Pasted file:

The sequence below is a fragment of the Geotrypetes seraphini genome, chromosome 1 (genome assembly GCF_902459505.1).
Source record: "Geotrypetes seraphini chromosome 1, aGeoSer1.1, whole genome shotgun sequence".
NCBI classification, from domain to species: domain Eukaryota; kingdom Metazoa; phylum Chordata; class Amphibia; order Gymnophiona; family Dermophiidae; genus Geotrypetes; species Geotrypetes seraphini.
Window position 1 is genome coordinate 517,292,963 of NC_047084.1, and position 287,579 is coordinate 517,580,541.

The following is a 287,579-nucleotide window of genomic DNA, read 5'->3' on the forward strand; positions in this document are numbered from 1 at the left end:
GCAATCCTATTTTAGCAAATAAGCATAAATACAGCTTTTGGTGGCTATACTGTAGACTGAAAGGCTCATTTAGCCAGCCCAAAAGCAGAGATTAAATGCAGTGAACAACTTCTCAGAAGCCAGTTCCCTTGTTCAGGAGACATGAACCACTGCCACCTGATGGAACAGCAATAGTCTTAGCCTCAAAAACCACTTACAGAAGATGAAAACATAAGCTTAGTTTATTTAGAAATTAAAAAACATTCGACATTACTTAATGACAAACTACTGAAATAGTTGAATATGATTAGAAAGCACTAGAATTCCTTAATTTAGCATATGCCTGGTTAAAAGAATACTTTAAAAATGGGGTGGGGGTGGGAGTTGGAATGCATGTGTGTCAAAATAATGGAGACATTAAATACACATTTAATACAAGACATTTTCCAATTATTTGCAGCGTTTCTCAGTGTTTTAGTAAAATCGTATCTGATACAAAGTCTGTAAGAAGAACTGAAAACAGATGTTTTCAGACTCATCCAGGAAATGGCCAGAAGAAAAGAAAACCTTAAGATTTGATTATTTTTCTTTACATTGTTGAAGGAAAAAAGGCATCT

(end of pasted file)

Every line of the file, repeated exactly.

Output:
The sequence below is a fragment of the Geotrypetes seraphini genome, chromosome 1 (genome assembly GCF_902459505.1).
Source record: "Geotrypetes seraphini chromosome 1, aGeoSer1.1, whole genome shotgun sequence".
NCBI classification, from domain to species: domain Eukaryota; kingdom Metazoa; phylum Chordata; class Amphibia; order Gymnophiona; family Dermophiidae; genus Geotrypetes; species Geotrypetes seraphini.
Window position 1 is genome coordinate 517,292,963 of NC_047084.1, and position 287,579 is coordinate 517,580,541.

The following is a 287,579-nucleotide window of genomic DNA, read 5'->3' on the forward strand; positions in this document are numbered from 1 at the left end:
GCAATCCTATTTTAGCAAATAAGCATAAATACAGCTTTTGGTGGCTATACTGTAGACTGAAAGGCTCATTTAGCCAGCCCAAAAGCAGAGATTAAATGCAGTGAACAACTTCTCAGAAGCCAGTTCCCTTGTTCAGGAGACATGAACCACTGCCACCTGATGGAACAGCAATAGTCTTAGCCTCAAAAACCACTTACAGAAGATGAAAACATAAGCTTAGTTTATTTAGAAATTAAAAAACATTCGACATTACTTAATGACAAACTACTGAAATAGTTGAATATGATTAGAAAGCACTAGAATTCCTTAATTTAGCATATGCCTGGTTAAAAGAATACTTTAAAAATGGGGTGGGGGTGGGAGTTGGAATGCATGTGTGTCAAAATAATGGAGACATTAAATACACATTTAATACAAGACATTTTCCAATTATTTGCAGCGTTTCTCAGTGTTTTAGTAAAATCGTATCTGATACAAAGTCTGTAAGAAGAACTGAAAACAGATGTTTTCAGACTCATCCAGGAAATGGCCAGAAGAAAAGAAAACCTTAAGATTTGATTATTTTTCTTTACATTGTTGAAGGAAAAAAGGCATCT